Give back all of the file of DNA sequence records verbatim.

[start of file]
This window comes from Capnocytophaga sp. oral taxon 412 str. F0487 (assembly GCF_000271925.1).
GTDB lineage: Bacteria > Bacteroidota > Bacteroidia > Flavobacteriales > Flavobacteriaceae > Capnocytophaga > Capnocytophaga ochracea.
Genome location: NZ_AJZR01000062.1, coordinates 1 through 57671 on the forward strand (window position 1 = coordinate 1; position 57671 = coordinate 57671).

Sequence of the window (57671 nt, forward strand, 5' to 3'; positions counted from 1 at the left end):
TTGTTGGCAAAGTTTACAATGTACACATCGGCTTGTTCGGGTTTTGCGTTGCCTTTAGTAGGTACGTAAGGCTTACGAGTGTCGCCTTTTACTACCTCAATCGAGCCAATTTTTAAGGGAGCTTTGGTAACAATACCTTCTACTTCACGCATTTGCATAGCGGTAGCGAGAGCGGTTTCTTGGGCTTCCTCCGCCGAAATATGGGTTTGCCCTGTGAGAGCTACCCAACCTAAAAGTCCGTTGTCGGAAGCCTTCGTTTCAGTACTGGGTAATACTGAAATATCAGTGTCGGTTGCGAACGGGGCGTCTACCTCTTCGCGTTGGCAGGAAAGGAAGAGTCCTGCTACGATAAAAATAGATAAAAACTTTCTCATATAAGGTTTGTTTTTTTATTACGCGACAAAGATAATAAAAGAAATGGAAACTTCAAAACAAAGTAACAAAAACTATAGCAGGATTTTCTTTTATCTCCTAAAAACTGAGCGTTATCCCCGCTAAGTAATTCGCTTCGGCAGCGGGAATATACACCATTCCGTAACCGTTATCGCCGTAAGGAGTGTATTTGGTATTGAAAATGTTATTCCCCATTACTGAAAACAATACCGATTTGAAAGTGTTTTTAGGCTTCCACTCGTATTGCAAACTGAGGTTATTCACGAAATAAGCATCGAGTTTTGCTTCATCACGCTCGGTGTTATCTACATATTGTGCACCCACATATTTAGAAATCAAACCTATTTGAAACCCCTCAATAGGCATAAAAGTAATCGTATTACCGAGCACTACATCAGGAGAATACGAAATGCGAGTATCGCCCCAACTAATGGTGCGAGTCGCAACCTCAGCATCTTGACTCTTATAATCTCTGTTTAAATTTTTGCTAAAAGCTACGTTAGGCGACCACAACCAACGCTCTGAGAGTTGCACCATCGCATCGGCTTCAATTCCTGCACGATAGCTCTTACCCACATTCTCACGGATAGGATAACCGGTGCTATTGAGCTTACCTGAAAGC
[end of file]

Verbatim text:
This window comes from Capnocytophaga sp. oral taxon 412 str. F0487 (assembly GCF_000271925.1).
GTDB lineage: Bacteria > Bacteroidota > Bacteroidia > Flavobacteriales > Flavobacteriaceae > Capnocytophaga > Capnocytophaga ochracea.
Genome location: NZ_AJZR01000062.1, coordinates 1 through 57671 on the forward strand (window position 1 = coordinate 1; position 57671 = coordinate 57671).

Sequence of the window (57671 nt, forward strand, 5' to 3'; positions counted from 1 at the left end):
TTGTTGGCAAAGTTTACAATGTACACATCGGCTTGTTCGGGTTTTGCGTTGCCTTTAGTAGGTACGTAAGGCTTACGAGTGTCGCCTTTTACTACCTCAATCGAGCCAATTTTTAAGGGAGCTTTGGTAACAATACCTTCTACTTCACGCATTTGCATAGCGGTAGCGAGAGCGGTTTCTTGGGCTTCCTCCGCCGAAATATGGGTTTGCCCTGTGAGAGCTACCCAACCTAAAAGTCCGTTGTCGGAAGCCTTCGTTTCAGTACTGGGTAATACTGAAATATCAGTGTCGGTTGCGAACGGGGCGTCTACCTCTTCGCGTTGGCAGGAAAGGAAGAGTCCTGCTACGATAAAAATAGATAAAAACTTTCTCATATAAGGTTTGTTTTTTTATTACGCGACAAAGATAATAAAAGAAATGGAAACTTCAAAACAAAGTAACAAAAACTATAGCAGGATTTTCTTTTATCTCCTAAAAACTGAGCGTTATCCCCGCTAAGTAATTCGCTTCGGCAGCGGGAATATACACCATTCCGTAACCGTTATCGCCGTAAGGAGTGTATTTGGTATTGAAAATGTTATTCCCCATTACTGAAAACAATACCGATTTGAAAGTGTTTTTAGGCTTCCACTCGTATTGCAAACTGAGGTTATTCACGAAATAAGCATCGAGTTTTGCTTCATCACGCTCGGTGTTATCTACATATTGTGCACCCACATATTTAGAAATCAAACCTATTTGAAACCCCTCAATAGGCATAAAAGTAATCGTATTACCGAGCACTACATCAGGAGAATACGAAATGCGAGTATCGCCCCAACTAATGGTGCGAGTCGCAACCTCAGCATCTTGACTCTTATAATCTCTGTTTAAATTTTTGCTAAAAGCTACGTTAGGCGACCACAACCAACGCTCTGAGAGTTGCACCATCGCATCGGCTTCAATTCCTGCACGATAGCTCTTACCCACATTCTCACGGATAGGATAACCGGTGCTATTGAGCTTACCTGAAAGC